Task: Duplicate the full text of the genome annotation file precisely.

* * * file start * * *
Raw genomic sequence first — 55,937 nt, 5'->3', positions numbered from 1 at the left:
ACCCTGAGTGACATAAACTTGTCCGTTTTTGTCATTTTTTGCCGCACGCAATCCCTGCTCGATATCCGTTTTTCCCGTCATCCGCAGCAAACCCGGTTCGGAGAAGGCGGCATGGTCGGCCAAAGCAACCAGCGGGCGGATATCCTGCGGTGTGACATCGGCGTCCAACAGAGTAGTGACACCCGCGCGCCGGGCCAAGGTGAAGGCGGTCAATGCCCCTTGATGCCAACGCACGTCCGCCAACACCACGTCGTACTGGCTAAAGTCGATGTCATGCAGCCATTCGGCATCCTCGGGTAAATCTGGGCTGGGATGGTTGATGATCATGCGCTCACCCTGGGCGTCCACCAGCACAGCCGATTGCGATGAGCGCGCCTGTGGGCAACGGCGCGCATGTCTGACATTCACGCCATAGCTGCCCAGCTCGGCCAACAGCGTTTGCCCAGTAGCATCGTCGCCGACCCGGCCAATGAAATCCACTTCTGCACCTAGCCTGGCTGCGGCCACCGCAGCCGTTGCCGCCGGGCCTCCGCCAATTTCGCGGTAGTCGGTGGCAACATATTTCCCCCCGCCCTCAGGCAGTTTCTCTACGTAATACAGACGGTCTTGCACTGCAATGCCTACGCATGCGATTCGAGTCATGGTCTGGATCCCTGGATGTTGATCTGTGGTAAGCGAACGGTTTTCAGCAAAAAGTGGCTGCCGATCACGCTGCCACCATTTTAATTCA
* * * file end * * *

Raw genomic sequence first — 55,937 nt, 5'->3', positions numbered from 1 at the left:
ACCCTGAGTGACATAAACTTGTCCGTTTTTGTCATTTTTTGCCGCACGCAATCCCTGCTCGATATCCGTTTTTCCCGTCATCCGCAGCAAACCCGGTTCGGAGAAGGCGGCATGGTCGGCCAAAGCAACCAGCGGGCGGATATCCTGCGGTGTGACATCGGCGTCCAACAGAGTAGTGACACCCGCGCGCCGGGCCAAGGTGAAGGCGGTCAATGCCCCTTGATGCCAACGCACGTCCGCCAACACCACGTCGTACTGGCTAAAGTCGATGTCATGCAGCCATTCGGCATCCTCGGGTAAATCTGGGCTGGGATGGTTGATGATCATGCGCTCACCCTGGGCGTCCACCAGCACAGCCGATTGCGATGAGCGCGCCTGTGGGCAACGGCGCGCATGTCTGACATTCACGCCATAGCTGCCCAGCTCGGCCAACAGCGTTTGCCCAGTAGCATCGTCGCCGACCCGGCCAATGAAATCCACTTCTGCACCTAGCCTGGCTGCGGCCACCGCAGCCGTTGCCGCCGGGCCTCCGCCAATTTCGCGGTAGTCGGTGGCAACATATTTCCCCCCGCCCTCAGGCAGTTTCTCTACGTAATACAGACGGTCTTGCACTGCAATGCCTACGCATGCGATTCGAGTCATGGTCTGGATCCCTGGATGTTGATCTGTGGTAAGCGAACGGTTTTCAGCAAAAAGTGGCTGCCGATCACGCTGCCACCATTTTAATTCA